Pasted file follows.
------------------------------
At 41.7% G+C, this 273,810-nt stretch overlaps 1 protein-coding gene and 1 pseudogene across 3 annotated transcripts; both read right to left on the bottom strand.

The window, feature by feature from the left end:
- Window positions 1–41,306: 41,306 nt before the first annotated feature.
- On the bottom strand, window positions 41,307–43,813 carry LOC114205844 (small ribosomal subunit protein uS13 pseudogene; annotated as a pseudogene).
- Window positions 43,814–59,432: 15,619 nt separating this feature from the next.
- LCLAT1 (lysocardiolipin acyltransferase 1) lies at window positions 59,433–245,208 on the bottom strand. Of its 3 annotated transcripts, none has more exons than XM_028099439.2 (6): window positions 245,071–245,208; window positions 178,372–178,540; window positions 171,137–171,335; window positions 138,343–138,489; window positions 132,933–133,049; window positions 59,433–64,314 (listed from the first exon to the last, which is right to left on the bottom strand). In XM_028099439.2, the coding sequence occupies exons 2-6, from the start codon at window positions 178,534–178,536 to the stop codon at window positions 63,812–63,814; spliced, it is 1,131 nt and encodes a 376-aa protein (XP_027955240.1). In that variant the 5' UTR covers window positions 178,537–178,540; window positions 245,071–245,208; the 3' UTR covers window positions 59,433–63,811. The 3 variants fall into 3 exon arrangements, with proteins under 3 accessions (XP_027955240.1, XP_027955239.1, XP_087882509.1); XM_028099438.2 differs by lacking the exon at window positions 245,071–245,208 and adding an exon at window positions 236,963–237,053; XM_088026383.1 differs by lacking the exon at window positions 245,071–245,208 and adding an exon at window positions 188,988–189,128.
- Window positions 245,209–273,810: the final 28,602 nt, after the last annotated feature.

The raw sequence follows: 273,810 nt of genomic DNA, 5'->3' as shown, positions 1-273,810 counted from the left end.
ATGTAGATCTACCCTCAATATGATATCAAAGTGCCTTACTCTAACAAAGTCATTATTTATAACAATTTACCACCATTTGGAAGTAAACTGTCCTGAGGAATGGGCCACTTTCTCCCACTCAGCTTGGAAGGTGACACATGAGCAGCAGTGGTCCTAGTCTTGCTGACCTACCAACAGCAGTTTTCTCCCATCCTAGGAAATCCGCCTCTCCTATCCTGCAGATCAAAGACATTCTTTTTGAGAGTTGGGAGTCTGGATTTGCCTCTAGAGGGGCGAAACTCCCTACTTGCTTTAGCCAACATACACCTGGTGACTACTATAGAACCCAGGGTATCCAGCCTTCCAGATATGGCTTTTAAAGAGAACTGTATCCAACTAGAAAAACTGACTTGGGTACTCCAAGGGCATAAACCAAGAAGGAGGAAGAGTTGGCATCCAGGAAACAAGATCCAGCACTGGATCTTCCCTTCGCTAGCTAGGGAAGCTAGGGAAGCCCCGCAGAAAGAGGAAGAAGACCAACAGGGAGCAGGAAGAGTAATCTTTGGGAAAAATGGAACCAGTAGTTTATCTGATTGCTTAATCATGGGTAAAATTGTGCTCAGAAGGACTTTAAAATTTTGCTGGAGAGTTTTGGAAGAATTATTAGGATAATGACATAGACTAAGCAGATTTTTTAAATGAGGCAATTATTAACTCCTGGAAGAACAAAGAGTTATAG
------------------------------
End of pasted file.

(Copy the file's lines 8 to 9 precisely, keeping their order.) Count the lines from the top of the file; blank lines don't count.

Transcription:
The raw sequence follows: 273,810 nt of genomic DNA, 5'->3' as shown, positions 1-273,810 counted from the left end.
ATGTAGATCTACCCTCAATATGATATCAAAGTGCCTTACTCTAACAAAGTCATTATTTATAACAATTTACCACCATTTGGAAGTAAACTGTCCTGAGGAATGGGCCACTTTCTCCCACTCAGCTTGGAAGGTGACACATGAGCAGCAGTGGTCCTAGTCTTGCTGACCTACCAACAGCAGTTTTCTCCCATCCTAGGAAATCCGCCTCTCCTATCCTGCAGATCAAAGACATTCTTTTTGAGAGTTGGGAGTCTGGATTTGCCTCTAGAGGGGCGAAACTCCCTACTTGCTTTAGCCAACATACACCTGGTGACTACTATAGAACCCAGGGTATCCAGCCTTCCAGATATGGCTTTTAAAGAGAACTGTATCCAACTAGAAAAACTGACTTGGGTACTCCAAGGGCATAAACCAAGAAGGAGGAAGAGTTGGCATCCAGGAAACAAGATCCAGCACTGGATCTTCCCTTCGCTAGCTAGGGAAGCTAGGGAAGCCCCGCAGAAAGAGGAAGAAGACCAACAGGGAGCAGGAAGAGTAATCTTTGGGAAAAATGGAACCAGTAGTTTATCTGATTGCTTAATCATGGGTAAAATTGTGCTCAGAAGGACTTTAAAATTTTGCTGGAGAGTTTTGGAAGAATTATTAGGATAATGACATAGACTAAGCAGATTTTTTAAATGAGGCAATTATTAACTCCTGGAAGAACAAAGAGTTATAG